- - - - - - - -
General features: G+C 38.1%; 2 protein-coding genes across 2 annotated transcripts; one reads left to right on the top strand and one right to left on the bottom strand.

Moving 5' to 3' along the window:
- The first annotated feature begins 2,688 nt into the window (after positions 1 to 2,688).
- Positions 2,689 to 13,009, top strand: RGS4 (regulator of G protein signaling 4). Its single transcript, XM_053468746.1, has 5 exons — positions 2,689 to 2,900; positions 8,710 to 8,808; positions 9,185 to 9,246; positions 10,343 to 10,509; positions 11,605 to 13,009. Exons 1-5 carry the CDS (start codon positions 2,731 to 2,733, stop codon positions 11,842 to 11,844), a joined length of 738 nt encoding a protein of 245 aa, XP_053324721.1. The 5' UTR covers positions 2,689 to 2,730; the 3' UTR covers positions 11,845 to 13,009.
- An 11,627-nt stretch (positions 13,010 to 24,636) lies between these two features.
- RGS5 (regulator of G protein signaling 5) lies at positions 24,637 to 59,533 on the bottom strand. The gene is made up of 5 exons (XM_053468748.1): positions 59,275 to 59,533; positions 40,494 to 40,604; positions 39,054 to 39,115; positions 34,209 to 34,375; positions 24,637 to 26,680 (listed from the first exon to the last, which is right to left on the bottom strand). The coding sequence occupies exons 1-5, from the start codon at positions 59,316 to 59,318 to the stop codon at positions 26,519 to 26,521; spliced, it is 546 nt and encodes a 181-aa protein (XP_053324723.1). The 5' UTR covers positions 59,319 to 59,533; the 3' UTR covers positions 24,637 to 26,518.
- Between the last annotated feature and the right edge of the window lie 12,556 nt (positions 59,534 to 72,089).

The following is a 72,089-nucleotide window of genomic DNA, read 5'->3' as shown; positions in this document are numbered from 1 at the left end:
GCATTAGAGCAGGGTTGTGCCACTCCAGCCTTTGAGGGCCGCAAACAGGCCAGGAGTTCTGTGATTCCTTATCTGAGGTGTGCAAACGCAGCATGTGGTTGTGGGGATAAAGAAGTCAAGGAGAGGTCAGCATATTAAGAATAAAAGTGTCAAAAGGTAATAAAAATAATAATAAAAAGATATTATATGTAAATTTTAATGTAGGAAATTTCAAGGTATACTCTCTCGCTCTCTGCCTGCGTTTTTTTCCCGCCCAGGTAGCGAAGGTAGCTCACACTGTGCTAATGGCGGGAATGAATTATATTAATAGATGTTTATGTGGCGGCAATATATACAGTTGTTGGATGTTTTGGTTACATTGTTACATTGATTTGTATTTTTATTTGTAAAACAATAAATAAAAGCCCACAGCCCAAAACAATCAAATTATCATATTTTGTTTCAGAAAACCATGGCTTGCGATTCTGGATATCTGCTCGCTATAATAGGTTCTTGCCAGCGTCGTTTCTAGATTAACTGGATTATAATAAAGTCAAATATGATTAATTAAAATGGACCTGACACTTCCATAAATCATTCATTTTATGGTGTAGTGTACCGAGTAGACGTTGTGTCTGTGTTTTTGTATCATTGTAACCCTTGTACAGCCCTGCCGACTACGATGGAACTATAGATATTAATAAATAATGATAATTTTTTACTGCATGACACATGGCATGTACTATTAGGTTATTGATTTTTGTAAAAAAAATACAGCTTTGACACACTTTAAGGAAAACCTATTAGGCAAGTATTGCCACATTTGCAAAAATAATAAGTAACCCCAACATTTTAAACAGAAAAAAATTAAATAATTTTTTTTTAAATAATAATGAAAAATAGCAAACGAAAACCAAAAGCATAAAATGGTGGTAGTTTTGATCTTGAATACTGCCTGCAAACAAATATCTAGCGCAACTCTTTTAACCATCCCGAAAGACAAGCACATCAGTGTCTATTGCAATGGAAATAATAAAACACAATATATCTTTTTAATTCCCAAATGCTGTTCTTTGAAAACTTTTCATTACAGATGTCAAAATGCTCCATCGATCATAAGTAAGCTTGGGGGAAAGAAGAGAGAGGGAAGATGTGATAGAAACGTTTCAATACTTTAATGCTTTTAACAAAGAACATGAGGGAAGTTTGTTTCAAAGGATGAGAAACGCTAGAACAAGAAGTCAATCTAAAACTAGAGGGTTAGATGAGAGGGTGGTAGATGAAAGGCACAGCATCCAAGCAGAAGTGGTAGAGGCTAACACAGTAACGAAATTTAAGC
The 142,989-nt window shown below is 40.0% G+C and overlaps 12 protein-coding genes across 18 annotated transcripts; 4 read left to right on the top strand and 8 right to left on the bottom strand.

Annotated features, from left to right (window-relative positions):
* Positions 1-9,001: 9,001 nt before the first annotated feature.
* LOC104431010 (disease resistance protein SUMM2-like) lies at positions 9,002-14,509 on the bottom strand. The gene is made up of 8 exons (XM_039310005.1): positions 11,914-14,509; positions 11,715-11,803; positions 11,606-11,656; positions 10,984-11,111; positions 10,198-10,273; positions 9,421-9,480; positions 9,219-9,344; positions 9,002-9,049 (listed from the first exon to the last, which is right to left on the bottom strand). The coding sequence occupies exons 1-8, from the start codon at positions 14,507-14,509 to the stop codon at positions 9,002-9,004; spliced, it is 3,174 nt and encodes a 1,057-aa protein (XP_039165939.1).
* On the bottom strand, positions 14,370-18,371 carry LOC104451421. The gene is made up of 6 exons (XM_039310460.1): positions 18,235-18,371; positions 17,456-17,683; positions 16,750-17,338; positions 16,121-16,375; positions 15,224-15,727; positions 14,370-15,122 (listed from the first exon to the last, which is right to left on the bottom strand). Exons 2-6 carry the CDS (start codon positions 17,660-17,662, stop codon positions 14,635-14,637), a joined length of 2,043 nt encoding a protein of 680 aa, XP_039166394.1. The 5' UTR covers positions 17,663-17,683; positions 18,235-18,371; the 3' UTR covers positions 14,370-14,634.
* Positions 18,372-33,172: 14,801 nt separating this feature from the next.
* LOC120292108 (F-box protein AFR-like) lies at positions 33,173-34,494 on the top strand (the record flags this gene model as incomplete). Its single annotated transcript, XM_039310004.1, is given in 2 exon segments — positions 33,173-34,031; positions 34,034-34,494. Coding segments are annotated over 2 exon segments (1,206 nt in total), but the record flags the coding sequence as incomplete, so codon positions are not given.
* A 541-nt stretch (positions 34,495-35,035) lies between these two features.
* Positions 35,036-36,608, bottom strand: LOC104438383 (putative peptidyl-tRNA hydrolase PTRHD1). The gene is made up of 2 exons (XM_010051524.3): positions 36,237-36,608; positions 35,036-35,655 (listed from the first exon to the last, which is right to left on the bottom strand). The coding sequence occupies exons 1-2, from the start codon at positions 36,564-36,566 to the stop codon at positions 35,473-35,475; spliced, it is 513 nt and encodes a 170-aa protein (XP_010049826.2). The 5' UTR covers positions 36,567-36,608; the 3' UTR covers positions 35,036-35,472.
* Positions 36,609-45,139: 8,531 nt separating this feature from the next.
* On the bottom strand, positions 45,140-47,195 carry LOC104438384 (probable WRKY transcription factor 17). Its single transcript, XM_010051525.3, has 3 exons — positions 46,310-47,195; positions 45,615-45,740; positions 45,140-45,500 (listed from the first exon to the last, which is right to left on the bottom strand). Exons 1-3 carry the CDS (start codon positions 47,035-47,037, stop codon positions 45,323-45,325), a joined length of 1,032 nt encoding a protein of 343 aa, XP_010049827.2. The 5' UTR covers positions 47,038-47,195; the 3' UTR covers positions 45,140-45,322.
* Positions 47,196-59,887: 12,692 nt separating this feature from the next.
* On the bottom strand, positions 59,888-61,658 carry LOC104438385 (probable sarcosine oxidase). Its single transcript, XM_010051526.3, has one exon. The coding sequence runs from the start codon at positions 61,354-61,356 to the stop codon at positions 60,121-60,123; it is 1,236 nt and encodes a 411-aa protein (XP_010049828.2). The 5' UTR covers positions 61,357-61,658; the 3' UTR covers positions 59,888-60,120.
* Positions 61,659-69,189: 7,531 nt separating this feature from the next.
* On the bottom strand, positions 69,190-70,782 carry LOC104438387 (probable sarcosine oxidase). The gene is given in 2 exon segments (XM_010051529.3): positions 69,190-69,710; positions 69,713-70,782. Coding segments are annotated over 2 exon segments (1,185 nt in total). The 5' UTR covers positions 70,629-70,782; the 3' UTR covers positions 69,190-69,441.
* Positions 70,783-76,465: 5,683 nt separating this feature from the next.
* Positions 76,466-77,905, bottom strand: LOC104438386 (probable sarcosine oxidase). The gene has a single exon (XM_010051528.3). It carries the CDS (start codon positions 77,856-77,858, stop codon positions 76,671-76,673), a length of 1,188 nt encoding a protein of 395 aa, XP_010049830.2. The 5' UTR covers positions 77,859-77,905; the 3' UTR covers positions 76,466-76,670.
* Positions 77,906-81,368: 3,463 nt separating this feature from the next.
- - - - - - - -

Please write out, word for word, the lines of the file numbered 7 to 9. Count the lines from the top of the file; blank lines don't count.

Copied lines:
- Between the last annotated feature and the right edge of the window lie 12,556 nt (positions 59,534 to 72,089).

The following is a 72,089-nucleotide window of genomic DNA, read 5'->3' as shown; positions in this document are numbered from 1 at the left end:
GCATTAGAGCAGGGTTGTGCCACTCCAGCCTTTGAGGGCCGCAAACAGGCCAGGAGTTCTGTGATTCCTTATCTGAGGTGTGCAAACGCAGCATGTGGTTGTGGGGATAAAGAAGTCAAGGAGAGGTCAGCATATTAAGAATAAAAGTGTCAAAAGGTAATAAAAATAATAATAAAAAGATATTATATGTAAATTTTAATGTAGGAAATTTCAAGGTATACTCTCTCGCTCTCTGCCTGCGTTTTTTTCCCGCCCAGGTAGCGAAGGTAGCTCACACTGTGCTAATGGCGGGAATGAATTATATTAATAGATGTTTATGTGGCGGCAATATATACAGTTGTTGGATGTTTTGGTTACATTGTTACATTGATTTGTATTTTTATTTGTAAAACAATAAATAAAAGCCCACAGCCCAAAACAATCAAATTATCATATTTTGTTTCAGAAAACCATGGCTTGCGATTCTGGATATCTGCTCGCTATAATAGGTTCTTGCCAGCGTCGTTTCTAGATTAACTGGATTATAATAAAGTCAAATATGATTAATTAAAATGGACCTGACACTTCCATAAATCATTCATTTTATGGTGTAGTGTACCGAGTAGACGTTGTGTCTGTGTTTTTGTATCATTGTAACCCTTGTACAGCCCTGCCGACTACGATGGAACTATAGATATTAATAAATAATGATAATTTTTTACTGCATGACACATGGCATGTACTATTAGGTTATTGATTTTTGTAAAAAAAATACAGCTTTGACACACTTTAAGGAAAACCTATTAGGCAAGTATTGCCACATTTGCAAAAATAATAAGTAACCCCAACATTTTAAACAGAAAAAAATTAAATAATTTTTTTTTAAATAATAATGAAAAATAGCAAACGAAAACCAAAAGCATAAAATGGTGGTAGTTTTGATCTTGAATACTGCCTGCAAACAAATATCTAGCGCAACTCTTTTAACCATCCCGAAAGACAAGCACATCAGTGTCTATTGCAATGGAAATAATAAAACACAATATATCTTTTTAATTCCCAAATGCTGTTCTTTGAAAACTTTTCATTACAGATGTCAAAATGCTCCATCGATCATAAGTAAGCTTGGGGGAAAGAAGAGAGAGGGAAGATGTGATAGAAACGTTTCAATACTTTAATGCTTTTAACAAAGAACATGAGGGAAGTTTGTTTCAAAGGATGAGAAACGCTAGAACAAGAAGTCAATCTAAAACTAGAGGGTTAGATGAGAGGGTGGTAGATGAAAGGCACAGCATCCAAGCAGAAGTGGTAGAGGCTAACACAGTAACGAAATTTAAGC